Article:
# The birth of a new logic

During the 30's, G. Birkhoff and J. von Neumann __discovered__ that quantum theory could be rephrased in terms of a mathematical framework which resembled that of classical probability theory. The main difference with regard to Kolmogorov's approach to probability was that, instead of a Boolean algebra, a non-Boolean lattice was needed in the quantum case. This was based in the algebraic properties of certain subspaces of the Hilbert space. They proposed to use a structure which is known nowadays as a __continuous geometry__. Since their discovery, many other structures have been studied, among them, von Neumann algebras, effect algebras, and orthomodular posets.

### Our research

We study different algebraic structures related to quantum theory. The main goal is to characterize the quantum state space and the properties of quantum systems in different ways. These include the use of projection operators, convex sets, and non-deterministic semantics. Most of these descriptions are based in the use of lattice theory and more general structures, such as orthomodular posets. As a result, one obtains different formal frameworks which allow to uncover the differences between quantum and classical physics, allowing for a better understanding of what quantumness is.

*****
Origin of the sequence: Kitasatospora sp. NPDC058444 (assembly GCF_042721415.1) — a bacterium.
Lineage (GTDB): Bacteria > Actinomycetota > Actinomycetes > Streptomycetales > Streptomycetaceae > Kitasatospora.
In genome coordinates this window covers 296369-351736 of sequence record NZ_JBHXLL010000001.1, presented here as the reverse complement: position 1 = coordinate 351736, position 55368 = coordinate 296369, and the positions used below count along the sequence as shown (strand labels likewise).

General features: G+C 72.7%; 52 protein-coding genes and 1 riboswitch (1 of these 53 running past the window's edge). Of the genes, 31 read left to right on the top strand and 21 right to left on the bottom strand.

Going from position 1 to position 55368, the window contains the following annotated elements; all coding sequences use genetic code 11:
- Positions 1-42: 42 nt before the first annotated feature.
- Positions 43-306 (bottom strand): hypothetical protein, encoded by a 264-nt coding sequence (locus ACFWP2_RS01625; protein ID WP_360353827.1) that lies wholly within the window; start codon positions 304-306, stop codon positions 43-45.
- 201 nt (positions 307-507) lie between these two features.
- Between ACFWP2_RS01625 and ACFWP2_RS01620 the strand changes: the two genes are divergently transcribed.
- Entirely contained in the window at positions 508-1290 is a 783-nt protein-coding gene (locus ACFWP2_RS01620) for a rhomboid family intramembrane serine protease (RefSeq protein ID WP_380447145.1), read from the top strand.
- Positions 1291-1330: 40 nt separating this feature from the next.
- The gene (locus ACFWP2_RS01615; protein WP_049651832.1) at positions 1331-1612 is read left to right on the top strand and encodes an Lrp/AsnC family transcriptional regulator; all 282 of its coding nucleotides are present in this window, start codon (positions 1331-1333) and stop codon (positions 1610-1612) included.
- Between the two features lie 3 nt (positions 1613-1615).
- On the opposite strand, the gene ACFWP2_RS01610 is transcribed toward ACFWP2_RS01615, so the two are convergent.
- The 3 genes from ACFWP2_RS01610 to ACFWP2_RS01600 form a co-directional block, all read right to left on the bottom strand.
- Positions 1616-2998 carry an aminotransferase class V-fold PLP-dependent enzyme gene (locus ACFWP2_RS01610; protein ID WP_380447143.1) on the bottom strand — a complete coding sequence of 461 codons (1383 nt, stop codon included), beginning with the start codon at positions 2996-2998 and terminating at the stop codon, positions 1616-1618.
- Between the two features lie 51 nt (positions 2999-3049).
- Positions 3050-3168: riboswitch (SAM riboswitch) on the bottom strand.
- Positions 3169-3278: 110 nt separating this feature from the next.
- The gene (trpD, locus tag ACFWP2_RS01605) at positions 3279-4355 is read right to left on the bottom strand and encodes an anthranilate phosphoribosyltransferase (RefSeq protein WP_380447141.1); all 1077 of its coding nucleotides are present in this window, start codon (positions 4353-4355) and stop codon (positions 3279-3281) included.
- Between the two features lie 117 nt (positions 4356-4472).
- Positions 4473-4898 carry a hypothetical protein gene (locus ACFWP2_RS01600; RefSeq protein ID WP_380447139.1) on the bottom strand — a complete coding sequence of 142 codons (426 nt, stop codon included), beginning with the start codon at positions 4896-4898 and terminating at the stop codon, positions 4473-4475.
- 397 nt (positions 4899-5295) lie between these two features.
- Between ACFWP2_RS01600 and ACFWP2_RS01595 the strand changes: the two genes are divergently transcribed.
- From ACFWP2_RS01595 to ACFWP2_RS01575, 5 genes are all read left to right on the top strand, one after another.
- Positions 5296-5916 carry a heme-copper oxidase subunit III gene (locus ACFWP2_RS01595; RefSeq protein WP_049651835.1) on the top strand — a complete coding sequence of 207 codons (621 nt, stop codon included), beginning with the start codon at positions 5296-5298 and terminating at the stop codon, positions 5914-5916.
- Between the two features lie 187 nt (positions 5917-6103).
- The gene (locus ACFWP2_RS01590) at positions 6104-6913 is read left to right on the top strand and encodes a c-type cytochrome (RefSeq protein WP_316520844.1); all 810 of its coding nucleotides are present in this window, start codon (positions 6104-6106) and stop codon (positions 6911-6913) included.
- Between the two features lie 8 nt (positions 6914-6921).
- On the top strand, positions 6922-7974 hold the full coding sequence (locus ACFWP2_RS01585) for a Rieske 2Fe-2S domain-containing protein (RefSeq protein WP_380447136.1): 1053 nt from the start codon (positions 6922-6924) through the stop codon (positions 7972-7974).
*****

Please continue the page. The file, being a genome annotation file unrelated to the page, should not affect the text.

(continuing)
### Our goals

One of the main challenges in the foundations of quantum physics is to understand how quantum physics is different from classical physics. The study of quantum structures can help us to understand what is quantumness. In the field of quantum technologies, one of the main goals is to understand why and in which sense quantum computing is different from classical computing. By looking at the logical structures behind quantum physics we aim to gain clues to understand quantum advantage.